• Paul
    2018-11-05 21:39

    In terms of story, I felt this was one of Sala's more cohesive efforts. And downright creepy. I was a bit bothered by his incessant dropping of "fuck," into speech, not because such language offends my so-very-dainty ears, but because after a bit they seemed a contrivance to assure this book a place well away from the "juvenile" shelves. Art-wise, perhaps a step down from what Sala can do when he's hitting on all cylinders, but the flow of the story corrects that during actual reading.

  • Orrin Grey
    2018-10-18 20:41

    I found the aesthetic of this book much more appealing than the last book I read by Richard Sala. It still wasn't quite my cup of tea, but I'm still intrigued and I'm still going to keep trying.If nothing else, I love a lot of the silent film imagery that he uses, and some of the uses of the black-and-white format are great.

  • Andy
    2018-11-04 19:25

    Richard Sala's done better, but this is still entertaining stuff. A girl is stranded at an abandoned amusement park populated by insane clowns, sleazy White Trash teenagers and a Jack Nicholson look-alike. Sala's artwork never disappoints but there's a bad 80's teen slasher movie vibe about the story that makes it a little rank. I still recommend it anyway.

  • Christian McKay
    2018-10-30 20:36

    Good art. Bumbling, confused story that couldn't even pass for a first draft. What is happening? Why? Why is 1/3rd of the book the not-so-villainy villain explaining what's happening in the town even though it makes absolutely no sense? What . . . just . . . ugh. The more I type, the more I want to give this a 1, so I'll stop.

  • Laura
    2018-10-24 23:53

    If Edward Gorey wrote gothic mysteries starring a foul-mouthed anti-Nancy Drew and laced with gratuitous violence, you’d have Richard Sala. This title features a town overtaken by zombie clowns. That’s right: not just zombies, not just clowns- this is a two-fer. As if clowns weren’t creepy enough.

  • Andrew
    2018-11-01 22:27

    I'm not sure why I picked this up. The other Sala book I read, Mad Night, wasn't anything special, but I liked the title of this so I gave it a spin. I enjoyed this more, probably because of the "dark carnival" aspect of it.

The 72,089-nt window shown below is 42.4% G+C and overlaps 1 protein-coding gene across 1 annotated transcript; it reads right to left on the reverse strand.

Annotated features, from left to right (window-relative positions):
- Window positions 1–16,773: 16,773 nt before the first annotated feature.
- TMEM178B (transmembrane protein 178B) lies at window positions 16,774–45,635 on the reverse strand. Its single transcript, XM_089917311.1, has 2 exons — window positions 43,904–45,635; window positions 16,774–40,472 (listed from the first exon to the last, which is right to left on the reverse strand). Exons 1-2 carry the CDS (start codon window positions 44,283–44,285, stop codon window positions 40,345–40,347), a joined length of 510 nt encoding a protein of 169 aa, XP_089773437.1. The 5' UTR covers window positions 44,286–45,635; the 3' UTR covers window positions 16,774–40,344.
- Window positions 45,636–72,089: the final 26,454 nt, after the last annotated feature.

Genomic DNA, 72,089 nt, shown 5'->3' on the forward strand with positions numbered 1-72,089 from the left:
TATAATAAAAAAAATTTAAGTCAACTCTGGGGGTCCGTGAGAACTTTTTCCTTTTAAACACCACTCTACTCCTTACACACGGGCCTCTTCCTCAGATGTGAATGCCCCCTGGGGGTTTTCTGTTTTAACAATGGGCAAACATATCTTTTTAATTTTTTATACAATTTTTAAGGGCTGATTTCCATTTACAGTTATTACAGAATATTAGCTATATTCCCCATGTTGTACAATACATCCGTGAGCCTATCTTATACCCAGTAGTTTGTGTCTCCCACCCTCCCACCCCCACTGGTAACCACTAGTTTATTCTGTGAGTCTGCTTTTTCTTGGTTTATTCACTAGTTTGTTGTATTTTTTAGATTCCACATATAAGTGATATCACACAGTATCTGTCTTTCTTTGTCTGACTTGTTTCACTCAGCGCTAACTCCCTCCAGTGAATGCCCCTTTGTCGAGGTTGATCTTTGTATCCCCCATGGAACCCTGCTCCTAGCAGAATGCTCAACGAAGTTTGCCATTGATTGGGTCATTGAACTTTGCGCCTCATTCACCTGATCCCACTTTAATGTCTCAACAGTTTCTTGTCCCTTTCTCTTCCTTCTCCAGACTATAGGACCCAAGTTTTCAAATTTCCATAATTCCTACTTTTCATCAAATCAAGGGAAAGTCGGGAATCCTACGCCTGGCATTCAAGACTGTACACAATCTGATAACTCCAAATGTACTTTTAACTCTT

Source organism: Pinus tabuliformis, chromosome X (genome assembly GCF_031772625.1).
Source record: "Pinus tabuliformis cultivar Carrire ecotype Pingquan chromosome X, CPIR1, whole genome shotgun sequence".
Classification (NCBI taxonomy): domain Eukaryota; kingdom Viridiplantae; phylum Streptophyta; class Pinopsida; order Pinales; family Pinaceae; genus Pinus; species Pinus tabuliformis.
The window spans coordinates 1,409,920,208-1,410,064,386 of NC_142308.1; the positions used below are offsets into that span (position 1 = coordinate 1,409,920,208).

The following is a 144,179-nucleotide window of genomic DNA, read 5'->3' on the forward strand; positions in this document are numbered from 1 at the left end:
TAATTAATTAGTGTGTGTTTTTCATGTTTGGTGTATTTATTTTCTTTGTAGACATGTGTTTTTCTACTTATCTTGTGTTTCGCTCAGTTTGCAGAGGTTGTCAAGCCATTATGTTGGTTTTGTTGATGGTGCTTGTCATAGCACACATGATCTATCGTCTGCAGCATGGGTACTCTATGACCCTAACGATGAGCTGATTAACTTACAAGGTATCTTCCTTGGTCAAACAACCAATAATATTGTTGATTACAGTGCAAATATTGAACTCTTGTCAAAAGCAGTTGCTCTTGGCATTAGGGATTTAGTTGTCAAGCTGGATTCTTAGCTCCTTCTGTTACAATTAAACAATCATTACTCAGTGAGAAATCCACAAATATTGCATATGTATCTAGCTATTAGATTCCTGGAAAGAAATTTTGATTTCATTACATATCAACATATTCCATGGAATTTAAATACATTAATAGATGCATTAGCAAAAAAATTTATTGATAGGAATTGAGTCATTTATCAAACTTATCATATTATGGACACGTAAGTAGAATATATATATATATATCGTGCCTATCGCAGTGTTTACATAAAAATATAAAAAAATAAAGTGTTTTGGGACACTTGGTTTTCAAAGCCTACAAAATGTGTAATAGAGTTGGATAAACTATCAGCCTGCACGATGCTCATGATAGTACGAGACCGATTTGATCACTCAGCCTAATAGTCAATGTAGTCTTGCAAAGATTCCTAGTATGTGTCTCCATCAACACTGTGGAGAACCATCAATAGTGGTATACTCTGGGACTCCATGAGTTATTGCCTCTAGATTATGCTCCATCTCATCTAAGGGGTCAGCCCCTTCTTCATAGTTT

• Jen
    2018-11-01 23:40

    I don't mind a good f-bomb every now and then, but this graphic, which could have been a delightfully horrific tale, was ruined by the word on nearly every page. I get that the author probably wants to be separated into the "adult" versus "teen" category, but it was a bit too much for me.

  • Sraedi
    2018-11-07 01:35

    Hilarious!! I am very surprised to have found this at the public library, hah! Steve, don't read it. ; P

  • Earline
    2018-10-30 23:34

    I love Sala's art and the fact that I opened the book to a giant panel that just said "FUCK!"evil possessed clowns, people with attitude, poison.. who could ask for more?

  • John
    2018-11-06 22:31

    Can't sleep, clowns will eat me.

  • Don
    2018-10-26 23:38

    I picked this up from the library on a whim and I'm glad I did. Yeah, it wasn't "War and Peace," and the heroine says "Fuck" a lot, but it was a fun little zombie clown adventure.

  • Kathy
    2018-11-17 00:36

    It's all about the ending!

  • Ahmad Al-mutawa
    2018-11-09 20:51

    رواية قصيرة مصورة، أو مرسومة.أحداثها مليئة بالغموض والإثارة وستجعلك تقرأها خلال أقل من نصف ساعة.

  • Nomad nimrod
    2018-10-24 19:48

    Heroine is awesome.

  • Lacy
    2018-10-28 21:33

    Perfect for fans of horror comics. Judy is pretty kick ass, so also good for fans of Lady Killer.

  • Craig
    2018-10-31 00:36

    Creepy as hell. I love Judy Drood, so this one is a must-have.

  • Sharon
    2018-11-17 23:40

    Totally trippy fun. Blunt, simple illustrations and an entertainingly foul-mouthed heroine make this super-short graphic novel fly. An atmospheric snack for a late October night.